• KCC promoting academic freedom • One man’s story of overcoming mental illness • Harris, coalition don’t have valid opinion
KCC promoting academic freedom
In response to Kip Goodwin’s Garden Island newspaper letter to the editor “Don’t promote apathy” posted on Wednesday, May 7.
The core value of universities and colleges are to nurture critical thinking skills through inspiring thought and developing the skills to express those ideas in efficient and effective manners. Higher education institutions are traditionally the breeding grounds of free thought and a haven for expression of socially relevant issues.
Chancellor Cox is proactively incorporating administration, faculty and student representatives on a comprehensive plan to protect first amendment rights while providing a safe learning environment. We are currently in the process of amending and rewording the proposed guideline document to better serve the students in our pursuit of higher education.
Students are actively ensuring KCC nurtures academic freedom. Aloha.
One man’s story of overcoming mental illness
People with mental illness are just like the rest of us. They need to feel accepted and valued. They need a sense of purpose. They have the same dreams to have a job and make money to buy things that most of us have. We are all so similar and yet there is so much distance put between us because of ignorance! Many of these things that are important in so called “normal” peoples’ lives are denied them due to stigma and prejudice the public holds against them. It is hard enough that people with mental illness have to struggle with their difficult disabilities but to pile on top of that with the unfair ways many people treat them; this is unacceptable. This must change. So my outlook on individuals who live with mental illness is that they will probably always struggle with stigmas and prejudice towards them. Education of the truths about mental illness will improve the situation. The world has come a long way on how the mentally ill are received but has a very long way to go. There is a lot of work to do.
Everyone should know that mental illness does not discriminate. Some famous people with mental illness are: Beethoven, Brook Shields, Helen Keller, Tipper Gore and Mike Wallace. Just by looking at them or what they have achieved you wouldn’t think that they have this mental disability. I am a member of Friendship House and I believe I am a good example that living with mental illness is just like any other person living normally in the community. I was hospitalized for two years in a mental institution called Mahelona hospital. However ill and sick I was, I still chose to attend community college for two years and graduated with an associate in science degree, business administration (general business). Two days later, with the recommendation of the college, I was hired at a world famous hotel called Coco Palms. And I was still a patient in the hospital. l am very thankful to the office manager who hired me and gave me a chance in spite of my illness. I worked for Coco Palms for 23 years consecutively until Hurricane lniki closed down the hotel. I started out as a revenue auditor/payroll auditor. In succession, I worked next as a front desk clerk, front desk cashier, then promoted to cashier supervisor. I was a night auditor and in addition was the manager on duty. I worked full time for 40 years consecutively. I attribute my success by taking my medications daily without fail as prescribed by the doctors. My most important accomplishment was persevering in getting my college education even though it was for only two years. It opened the doors toward succeeding in my career.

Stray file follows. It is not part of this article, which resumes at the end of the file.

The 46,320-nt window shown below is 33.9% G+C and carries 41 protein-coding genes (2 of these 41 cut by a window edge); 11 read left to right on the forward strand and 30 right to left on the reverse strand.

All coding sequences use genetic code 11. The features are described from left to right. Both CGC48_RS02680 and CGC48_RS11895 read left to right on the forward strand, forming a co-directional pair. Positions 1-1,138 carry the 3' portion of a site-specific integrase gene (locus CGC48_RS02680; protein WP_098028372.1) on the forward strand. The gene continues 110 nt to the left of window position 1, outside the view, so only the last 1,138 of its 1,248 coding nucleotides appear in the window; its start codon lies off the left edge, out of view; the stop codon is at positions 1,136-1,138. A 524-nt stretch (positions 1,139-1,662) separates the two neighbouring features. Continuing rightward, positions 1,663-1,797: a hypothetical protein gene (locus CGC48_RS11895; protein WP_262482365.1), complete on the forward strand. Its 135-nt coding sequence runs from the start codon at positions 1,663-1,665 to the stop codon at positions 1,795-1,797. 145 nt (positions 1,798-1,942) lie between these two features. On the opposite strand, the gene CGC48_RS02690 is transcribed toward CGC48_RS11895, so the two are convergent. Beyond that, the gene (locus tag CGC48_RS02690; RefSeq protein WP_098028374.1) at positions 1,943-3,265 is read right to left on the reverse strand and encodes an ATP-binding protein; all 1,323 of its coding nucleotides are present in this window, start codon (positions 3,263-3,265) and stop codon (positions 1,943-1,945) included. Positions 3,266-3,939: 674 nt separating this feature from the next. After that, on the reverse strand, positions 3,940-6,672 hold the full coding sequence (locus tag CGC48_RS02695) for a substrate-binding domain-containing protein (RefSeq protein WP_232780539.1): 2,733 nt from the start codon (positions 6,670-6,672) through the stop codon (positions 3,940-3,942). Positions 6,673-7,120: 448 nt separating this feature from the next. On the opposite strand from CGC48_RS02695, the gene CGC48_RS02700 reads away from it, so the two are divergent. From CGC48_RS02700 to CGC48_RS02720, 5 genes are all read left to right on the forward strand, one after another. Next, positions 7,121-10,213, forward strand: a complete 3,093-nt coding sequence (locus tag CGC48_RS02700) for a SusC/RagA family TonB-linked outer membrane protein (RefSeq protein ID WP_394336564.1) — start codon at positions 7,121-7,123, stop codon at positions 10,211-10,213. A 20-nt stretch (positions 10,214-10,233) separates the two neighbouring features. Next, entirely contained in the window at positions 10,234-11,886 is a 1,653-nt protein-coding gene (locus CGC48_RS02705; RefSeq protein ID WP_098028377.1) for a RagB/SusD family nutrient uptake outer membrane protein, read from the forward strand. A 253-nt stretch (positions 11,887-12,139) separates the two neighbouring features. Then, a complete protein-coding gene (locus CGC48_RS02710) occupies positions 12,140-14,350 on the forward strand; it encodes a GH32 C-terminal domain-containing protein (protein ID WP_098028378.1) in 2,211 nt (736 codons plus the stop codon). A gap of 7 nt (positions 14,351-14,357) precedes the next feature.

In spite of my disability, I have lived a productive life and found my appropriate place in society.
Thank you for listening to my story. People know me as a person with the mildest manner and gentlest heart. But don’t let that fool you. Everything I do in my life, I do it with passion and always to the best of my ability. Dedicated to all Kauaians. Special thanks to all my fellow staff and members of Friendship House.
Harris, coalition don’t have valid opinion
I couldn’t believe TGI chose Tom Harris of The International Science Coalition for the guest commentary on the editorial page of Sunday’s paper. Did you check him and his organization out before printing this? This group has no credibility — check out desmogblog.com for information on just how unreliable this group of climate change deniers is.
While we need all the information we can get to make informed choices, the decision to give Tom Harris a platform seems a very poor one. We would have been much better served if you had spotlighted Chris D’Angelo’s article (which was on page A10) entitled “Hawaii vulnerable to climate change.”